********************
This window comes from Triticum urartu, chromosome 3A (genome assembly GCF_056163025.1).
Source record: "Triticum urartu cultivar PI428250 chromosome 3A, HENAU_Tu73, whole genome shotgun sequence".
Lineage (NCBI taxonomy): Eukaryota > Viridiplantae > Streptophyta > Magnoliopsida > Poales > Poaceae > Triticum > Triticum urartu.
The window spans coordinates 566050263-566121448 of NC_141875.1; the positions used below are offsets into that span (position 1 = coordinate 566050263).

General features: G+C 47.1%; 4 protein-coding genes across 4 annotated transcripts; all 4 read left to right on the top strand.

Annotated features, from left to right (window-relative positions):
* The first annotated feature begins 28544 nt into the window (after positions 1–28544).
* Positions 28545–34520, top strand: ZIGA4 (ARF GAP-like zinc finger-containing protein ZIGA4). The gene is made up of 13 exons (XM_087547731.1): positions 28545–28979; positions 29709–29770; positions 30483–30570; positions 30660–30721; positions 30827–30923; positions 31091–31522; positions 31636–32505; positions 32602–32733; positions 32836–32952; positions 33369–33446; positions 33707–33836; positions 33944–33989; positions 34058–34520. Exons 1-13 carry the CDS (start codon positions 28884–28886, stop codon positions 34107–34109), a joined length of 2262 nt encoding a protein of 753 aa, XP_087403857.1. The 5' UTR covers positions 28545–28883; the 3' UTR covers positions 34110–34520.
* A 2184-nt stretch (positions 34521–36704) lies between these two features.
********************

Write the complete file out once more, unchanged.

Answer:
This window comes from Triticum urartu, chromosome 3A (genome assembly GCF_056163025.1).
Source record: "Triticum urartu cultivar PI428250 chromosome 3A, HENAU_Tu73, whole genome shotgun sequence".
Lineage (NCBI taxonomy): Eukaryota > Viridiplantae > Streptophyta > Magnoliopsida > Poales > Poaceae > Triticum > Triticum urartu.
The window spans coordinates 566050263-566121448 of NC_141875.1; the positions used below are offsets into that span (position 1 = coordinate 566050263).

General features: G+C 47.1%; 4 protein-coding genes across 4 annotated transcripts; all 4 read left to right on the top strand.

Annotated features, from left to right (window-relative positions):
* The first annotated feature begins 28544 nt into the window (after positions 1–28544).
* Positions 28545–34520, top strand: ZIGA4 (ARF GAP-like zinc finger-containing protein ZIGA4). The gene is made up of 13 exons (XM_087547731.1): positions 28545–28979; positions 29709–29770; positions 30483–30570; positions 30660–30721; positions 30827–30923; positions 31091–31522; positions 31636–32505; positions 32602–32733; positions 32836–32952; positions 33369–33446; positions 33707–33836; positions 33944–33989; positions 34058–34520. Exons 1-13 carry the CDS (start codon positions 28884–28886, stop codon positions 34107–34109), a joined length of 2262 nt encoding a protein of 753 aa, XP_087403857.1. The 5' UTR covers positions 28545–28883; the 3' UTR covers positions 34110–34520.
* A 2184-nt stretch (positions 34521–36704) lies between these two features.